Additional evidence for the migration of clay upon heating of clay–polypropylene nanocomposites from X-ray photoelectron spectroscopy (XPS)
Polymer Degradation and Stability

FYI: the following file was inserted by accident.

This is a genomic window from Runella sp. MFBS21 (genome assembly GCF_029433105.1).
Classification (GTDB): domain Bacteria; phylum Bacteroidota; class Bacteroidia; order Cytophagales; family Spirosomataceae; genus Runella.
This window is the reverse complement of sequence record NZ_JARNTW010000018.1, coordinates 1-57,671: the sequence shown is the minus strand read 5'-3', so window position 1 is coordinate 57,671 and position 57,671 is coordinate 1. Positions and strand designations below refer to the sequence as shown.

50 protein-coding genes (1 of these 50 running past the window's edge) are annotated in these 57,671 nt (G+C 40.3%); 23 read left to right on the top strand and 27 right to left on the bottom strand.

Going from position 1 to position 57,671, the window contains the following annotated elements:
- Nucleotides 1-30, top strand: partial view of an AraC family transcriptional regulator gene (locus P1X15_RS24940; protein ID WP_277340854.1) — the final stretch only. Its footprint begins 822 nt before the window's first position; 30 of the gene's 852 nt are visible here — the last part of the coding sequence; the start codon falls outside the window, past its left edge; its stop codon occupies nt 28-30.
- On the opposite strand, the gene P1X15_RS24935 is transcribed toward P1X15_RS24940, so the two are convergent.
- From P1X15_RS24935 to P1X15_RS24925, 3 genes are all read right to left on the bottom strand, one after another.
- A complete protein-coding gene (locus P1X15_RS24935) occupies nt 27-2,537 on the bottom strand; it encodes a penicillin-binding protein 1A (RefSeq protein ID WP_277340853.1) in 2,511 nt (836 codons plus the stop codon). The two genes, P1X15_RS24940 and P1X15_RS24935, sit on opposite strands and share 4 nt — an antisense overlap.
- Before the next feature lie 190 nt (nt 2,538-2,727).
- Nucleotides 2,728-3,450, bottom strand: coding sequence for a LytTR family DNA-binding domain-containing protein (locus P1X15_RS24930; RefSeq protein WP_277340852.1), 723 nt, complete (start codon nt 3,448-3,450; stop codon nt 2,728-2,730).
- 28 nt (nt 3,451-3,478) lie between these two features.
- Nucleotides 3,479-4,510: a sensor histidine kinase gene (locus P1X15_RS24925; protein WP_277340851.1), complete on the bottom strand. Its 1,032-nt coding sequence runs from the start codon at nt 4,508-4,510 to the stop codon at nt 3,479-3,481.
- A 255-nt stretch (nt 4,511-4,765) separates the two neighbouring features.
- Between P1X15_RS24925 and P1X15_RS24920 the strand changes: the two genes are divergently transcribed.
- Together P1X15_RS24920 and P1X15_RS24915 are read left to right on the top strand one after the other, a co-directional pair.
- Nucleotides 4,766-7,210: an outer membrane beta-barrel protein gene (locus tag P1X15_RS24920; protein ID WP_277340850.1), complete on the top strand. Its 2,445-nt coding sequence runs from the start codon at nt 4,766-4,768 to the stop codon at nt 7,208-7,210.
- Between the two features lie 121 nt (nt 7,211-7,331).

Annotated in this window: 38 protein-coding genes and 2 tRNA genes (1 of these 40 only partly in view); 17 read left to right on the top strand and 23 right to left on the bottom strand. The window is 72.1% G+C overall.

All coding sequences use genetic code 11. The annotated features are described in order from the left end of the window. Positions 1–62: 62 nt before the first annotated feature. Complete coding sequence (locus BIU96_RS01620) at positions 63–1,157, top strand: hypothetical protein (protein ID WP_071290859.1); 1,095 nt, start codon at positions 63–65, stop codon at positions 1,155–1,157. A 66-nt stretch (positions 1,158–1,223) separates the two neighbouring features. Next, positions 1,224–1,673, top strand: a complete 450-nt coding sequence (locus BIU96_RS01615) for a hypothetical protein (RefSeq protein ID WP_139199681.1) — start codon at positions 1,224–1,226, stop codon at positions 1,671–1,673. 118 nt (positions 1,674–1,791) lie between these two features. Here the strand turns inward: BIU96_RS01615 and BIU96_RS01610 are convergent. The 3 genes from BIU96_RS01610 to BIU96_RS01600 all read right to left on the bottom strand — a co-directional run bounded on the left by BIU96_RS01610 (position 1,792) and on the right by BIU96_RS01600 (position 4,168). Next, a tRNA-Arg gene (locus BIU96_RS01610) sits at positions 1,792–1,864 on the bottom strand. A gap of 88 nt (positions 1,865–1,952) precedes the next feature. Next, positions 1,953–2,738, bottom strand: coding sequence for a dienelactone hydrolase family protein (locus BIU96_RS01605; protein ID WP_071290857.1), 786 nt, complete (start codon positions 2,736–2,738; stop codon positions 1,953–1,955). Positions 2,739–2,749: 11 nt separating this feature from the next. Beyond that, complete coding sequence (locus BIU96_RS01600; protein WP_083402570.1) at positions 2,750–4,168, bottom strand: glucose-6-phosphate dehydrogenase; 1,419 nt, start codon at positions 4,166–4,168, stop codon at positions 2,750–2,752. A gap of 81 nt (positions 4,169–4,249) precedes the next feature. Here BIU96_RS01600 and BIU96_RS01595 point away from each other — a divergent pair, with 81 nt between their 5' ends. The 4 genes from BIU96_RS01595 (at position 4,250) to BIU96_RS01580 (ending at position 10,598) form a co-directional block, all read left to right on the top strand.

The explanation for reduction in the peak heat release rate of polymer–clay nanocomposites which is normally accepted is that clay accumulates at the surface, forming a thermal shield which is also a barrier to mass transport. The process by which this clay arrives at the surface has never been described in print but the common assumption is that pyrolysis is required for clay accumulation to occur. In this work, X-ray photoelectron spectroscopy, a tool much more sensitive in surface analysis than conventional techniques, is used to probe the surface of polypropylene–clay nanocomposites that have been annealed at relatively low temperatures, well below that required for pyrolysis. The composition of the surface changes with time and temperature of annealing, which provide a strong indication that the clay at the surface undergoes chemical change at fairly low temperatures.